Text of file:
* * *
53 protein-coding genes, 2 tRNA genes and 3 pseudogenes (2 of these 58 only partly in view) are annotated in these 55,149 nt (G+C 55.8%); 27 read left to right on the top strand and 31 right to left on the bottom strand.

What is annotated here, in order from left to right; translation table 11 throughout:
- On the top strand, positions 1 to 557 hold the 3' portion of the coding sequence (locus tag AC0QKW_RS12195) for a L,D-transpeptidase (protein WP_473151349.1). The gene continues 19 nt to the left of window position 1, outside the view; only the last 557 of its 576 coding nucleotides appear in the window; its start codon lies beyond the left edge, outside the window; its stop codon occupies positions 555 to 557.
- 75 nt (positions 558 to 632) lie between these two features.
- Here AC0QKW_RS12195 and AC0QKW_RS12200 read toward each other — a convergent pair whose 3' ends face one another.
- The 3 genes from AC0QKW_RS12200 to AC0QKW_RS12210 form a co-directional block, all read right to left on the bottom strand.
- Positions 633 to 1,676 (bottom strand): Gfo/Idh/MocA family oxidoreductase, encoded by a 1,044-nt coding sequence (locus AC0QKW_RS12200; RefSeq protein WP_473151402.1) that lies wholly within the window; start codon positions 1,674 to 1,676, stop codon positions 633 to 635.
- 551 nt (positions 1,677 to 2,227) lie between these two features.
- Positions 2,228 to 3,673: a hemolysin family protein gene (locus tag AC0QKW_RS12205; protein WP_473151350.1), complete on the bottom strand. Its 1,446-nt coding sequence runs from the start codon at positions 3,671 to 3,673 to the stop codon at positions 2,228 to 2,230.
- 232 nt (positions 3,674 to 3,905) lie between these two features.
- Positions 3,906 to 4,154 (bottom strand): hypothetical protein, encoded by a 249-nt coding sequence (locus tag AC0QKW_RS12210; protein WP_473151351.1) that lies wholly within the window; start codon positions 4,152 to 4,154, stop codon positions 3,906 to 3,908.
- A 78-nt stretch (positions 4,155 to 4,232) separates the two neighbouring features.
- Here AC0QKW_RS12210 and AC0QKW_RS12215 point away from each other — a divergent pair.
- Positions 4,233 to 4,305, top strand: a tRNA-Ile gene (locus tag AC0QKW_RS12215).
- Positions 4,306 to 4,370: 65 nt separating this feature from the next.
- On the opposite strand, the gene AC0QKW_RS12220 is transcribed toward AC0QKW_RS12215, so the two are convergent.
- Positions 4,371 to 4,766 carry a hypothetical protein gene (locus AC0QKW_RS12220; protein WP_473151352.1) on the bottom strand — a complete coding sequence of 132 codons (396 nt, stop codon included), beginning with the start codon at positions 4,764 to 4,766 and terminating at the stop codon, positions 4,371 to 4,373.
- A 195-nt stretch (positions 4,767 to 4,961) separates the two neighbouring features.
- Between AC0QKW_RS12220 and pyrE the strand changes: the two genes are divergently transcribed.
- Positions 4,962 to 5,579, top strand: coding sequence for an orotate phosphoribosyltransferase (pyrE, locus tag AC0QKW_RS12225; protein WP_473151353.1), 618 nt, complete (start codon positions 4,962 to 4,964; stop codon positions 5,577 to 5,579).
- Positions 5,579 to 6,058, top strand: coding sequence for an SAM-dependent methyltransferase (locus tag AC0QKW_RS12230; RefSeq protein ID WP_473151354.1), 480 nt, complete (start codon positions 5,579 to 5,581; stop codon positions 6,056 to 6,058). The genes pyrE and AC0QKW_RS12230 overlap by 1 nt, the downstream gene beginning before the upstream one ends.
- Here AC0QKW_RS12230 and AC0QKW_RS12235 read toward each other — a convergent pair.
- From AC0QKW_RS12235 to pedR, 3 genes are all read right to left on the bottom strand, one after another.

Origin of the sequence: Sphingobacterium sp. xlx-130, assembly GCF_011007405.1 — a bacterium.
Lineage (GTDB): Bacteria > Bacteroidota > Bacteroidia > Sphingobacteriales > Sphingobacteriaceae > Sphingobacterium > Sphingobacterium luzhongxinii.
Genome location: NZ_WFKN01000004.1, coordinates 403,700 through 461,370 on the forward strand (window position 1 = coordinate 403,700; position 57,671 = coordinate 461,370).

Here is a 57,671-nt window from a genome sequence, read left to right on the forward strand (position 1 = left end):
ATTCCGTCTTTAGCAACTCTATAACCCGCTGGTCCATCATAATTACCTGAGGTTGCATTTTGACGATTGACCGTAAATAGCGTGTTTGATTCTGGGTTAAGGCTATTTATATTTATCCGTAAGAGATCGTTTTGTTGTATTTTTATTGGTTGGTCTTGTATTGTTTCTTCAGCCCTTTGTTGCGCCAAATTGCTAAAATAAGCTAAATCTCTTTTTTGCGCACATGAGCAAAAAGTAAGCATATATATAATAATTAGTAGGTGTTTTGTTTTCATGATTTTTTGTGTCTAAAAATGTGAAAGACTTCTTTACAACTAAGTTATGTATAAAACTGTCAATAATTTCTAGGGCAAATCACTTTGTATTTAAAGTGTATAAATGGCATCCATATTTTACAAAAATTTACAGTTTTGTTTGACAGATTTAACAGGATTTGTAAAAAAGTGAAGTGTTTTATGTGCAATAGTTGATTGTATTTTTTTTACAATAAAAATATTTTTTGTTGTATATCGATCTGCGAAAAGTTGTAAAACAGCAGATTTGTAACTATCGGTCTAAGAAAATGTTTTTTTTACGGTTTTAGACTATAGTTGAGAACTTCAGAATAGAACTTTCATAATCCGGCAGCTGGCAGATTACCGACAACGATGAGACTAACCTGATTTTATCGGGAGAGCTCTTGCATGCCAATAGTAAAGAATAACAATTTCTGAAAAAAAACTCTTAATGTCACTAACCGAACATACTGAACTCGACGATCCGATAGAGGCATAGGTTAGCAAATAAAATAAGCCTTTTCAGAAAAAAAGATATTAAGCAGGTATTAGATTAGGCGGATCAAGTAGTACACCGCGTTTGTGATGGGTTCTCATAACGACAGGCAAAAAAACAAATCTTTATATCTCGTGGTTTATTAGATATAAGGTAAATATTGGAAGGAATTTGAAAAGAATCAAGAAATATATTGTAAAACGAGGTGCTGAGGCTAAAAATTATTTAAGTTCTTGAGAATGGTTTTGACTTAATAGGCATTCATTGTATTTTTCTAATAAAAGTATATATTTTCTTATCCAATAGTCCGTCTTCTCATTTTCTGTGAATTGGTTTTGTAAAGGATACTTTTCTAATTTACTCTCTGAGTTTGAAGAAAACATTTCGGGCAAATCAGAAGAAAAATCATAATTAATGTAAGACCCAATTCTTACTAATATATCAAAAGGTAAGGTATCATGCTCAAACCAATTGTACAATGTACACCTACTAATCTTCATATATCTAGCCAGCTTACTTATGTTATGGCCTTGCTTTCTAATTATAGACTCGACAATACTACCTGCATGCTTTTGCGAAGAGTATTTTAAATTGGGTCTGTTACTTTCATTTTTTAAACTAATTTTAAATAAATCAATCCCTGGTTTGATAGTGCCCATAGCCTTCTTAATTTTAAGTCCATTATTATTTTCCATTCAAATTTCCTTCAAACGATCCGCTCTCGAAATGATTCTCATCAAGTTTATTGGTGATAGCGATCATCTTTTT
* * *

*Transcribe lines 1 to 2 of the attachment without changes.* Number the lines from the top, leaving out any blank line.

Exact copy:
53 protein-coding genes, 2 tRNA genes and 3 pseudogenes (2 of these 58 only partly in view) are annotated in these 55,149 nt (G+C 55.8%); 27 read left to right on the top strand and 31 right to left on the bottom strand.

What is annotated here, in order from left to right; translation table 11 throughout: